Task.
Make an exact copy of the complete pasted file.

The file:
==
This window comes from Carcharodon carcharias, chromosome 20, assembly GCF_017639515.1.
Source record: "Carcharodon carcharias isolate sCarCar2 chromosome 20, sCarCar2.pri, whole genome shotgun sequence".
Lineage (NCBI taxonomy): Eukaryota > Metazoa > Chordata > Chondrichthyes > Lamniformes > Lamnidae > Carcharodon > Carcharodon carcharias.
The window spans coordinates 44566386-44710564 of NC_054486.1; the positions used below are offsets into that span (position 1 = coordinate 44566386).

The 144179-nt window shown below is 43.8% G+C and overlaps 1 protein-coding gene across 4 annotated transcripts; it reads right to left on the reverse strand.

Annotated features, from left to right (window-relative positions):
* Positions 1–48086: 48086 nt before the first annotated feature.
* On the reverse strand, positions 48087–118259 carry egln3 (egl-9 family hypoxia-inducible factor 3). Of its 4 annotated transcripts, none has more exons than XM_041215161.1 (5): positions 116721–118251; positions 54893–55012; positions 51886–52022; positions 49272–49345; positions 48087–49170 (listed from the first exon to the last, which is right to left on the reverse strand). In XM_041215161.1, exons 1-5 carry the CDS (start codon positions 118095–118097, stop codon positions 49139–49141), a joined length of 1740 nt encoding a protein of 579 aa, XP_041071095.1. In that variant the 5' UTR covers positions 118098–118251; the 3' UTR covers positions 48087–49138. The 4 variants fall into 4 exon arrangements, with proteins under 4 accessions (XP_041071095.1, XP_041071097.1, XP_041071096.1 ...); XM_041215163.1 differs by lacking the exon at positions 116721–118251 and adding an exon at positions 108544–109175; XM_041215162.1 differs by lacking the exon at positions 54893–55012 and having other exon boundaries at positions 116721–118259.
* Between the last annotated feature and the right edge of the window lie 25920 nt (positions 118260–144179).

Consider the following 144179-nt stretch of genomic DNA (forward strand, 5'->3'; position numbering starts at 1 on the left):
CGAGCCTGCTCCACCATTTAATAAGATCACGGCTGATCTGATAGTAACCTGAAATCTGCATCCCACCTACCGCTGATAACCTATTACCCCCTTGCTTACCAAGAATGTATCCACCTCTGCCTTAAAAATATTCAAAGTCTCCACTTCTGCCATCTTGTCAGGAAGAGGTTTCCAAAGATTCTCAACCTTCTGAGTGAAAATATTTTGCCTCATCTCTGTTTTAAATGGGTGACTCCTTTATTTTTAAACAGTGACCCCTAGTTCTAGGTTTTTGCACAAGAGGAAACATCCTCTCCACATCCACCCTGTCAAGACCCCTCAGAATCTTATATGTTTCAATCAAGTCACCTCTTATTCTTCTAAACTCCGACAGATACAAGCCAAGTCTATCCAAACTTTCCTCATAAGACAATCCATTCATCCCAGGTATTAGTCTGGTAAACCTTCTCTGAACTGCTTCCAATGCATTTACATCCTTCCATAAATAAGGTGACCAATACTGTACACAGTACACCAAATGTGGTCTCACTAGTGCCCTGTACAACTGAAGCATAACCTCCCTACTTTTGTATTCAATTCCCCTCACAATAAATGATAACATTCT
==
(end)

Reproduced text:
This window comes from Carcharodon carcharias, chromosome 20, assembly GCF_017639515.1.
Source record: "Carcharodon carcharias isolate sCarCar2 chromosome 20, sCarCar2.pri, whole genome shotgun sequence".
Lineage (NCBI taxonomy): Eukaryota > Metazoa > Chordata > Chondrichthyes > Lamniformes > Lamnidae > Carcharodon > Carcharodon carcharias.
The window spans coordinates 44566386-44710564 of NC_054486.1; the positions used below are offsets into that span (position 1 = coordinate 44566386).

The 144179-nt window shown below is 43.8% G+C and overlaps 1 protein-coding gene across 4 annotated transcripts; it reads right to left on the reverse strand.

Annotated features, from left to right (window-relative positions):
* Positions 1–48086: 48086 nt before the first annotated feature.
* On the reverse strand, positions 48087–118259 carry egln3 (egl-9 family hypoxia-inducible factor 3). Of its 4 annotated transcripts, none has more exons than XM_041215161.1 (5): positions 116721–118251; positions 54893–55012; positions 51886–52022; positions 49272–49345; positions 48087–49170 (listed from the first exon to the last, which is right to left on the reverse strand). In XM_041215161.1, exons 1-5 carry the CDS (start codon positions 118095–118097, stop codon positions 49139–49141), a joined length of 1740 nt encoding a protein of 579 aa, XP_041071095.1. In that variant the 5' UTR covers positions 118098–118251; the 3' UTR covers positions 48087–49138. The 4 variants fall into 4 exon arrangements, with proteins under 4 accessions (XP_041071095.1, XP_041071097.1, XP_041071096.1 ...); XM_041215163.1 differs by lacking the exon at positions 116721–118251 and adding an exon at positions 108544–109175; XM_041215162.1 differs by lacking the exon at positions 54893–55012 and having other exon boundaries at positions 116721–118259.
* Between the last annotated feature and the right edge of the window lie 25920 nt (positions 118260–144179).

Consider the following 144179-nt stretch of genomic DNA (forward strand, 5'->3'; position numbering starts at 1 on the left):
CGAGCCTGCTCCACCATTTAATAAGATCACGGCTGATCTGATAGTAACCTGAAATCTGCATCCCACCTACCGCTGATAACCTATTACCCCCTTGCTTACCAAGAATGTATCCACCTCTGCCTTAAAAATATTCAAAGTCTCCACTTCTGCCATCTTGTCAGGAAGAGGTTTCCAAAGATTCTCAACCTTCTGAGTGAAAATATTTTGCCTCATCTCTGTTTTAAATGGGTGACTCCTTTATTTTTAAACAGTGACCCCTAGTTCTAGGTTTTTGCACAAGAGGAAACATCCTCTCCACATCCACCCTGTCAAGACCCCTCAGAATCTTATATGTTTCAATCAAGTCACCTCTTATTCTTCTAAACTCCGACAGATACAAGCCAAGTCTATCCAAACTTTCCTCATAAGACAATCCATTCATCCCAGGTATTAGTCTGGTAAACCTTCTCTGAACTGCTTCCAATGCATTTACATCCTTCCATAAATAAGGTGACCAATACTGTACACAGTACACCAAATGTGGTCTCACTAGTGCCCTGTACAACTGAAGCATAACCTCCCTACTTTTGTATTCAATTCCCCTCACAATAAATGATAACATTCT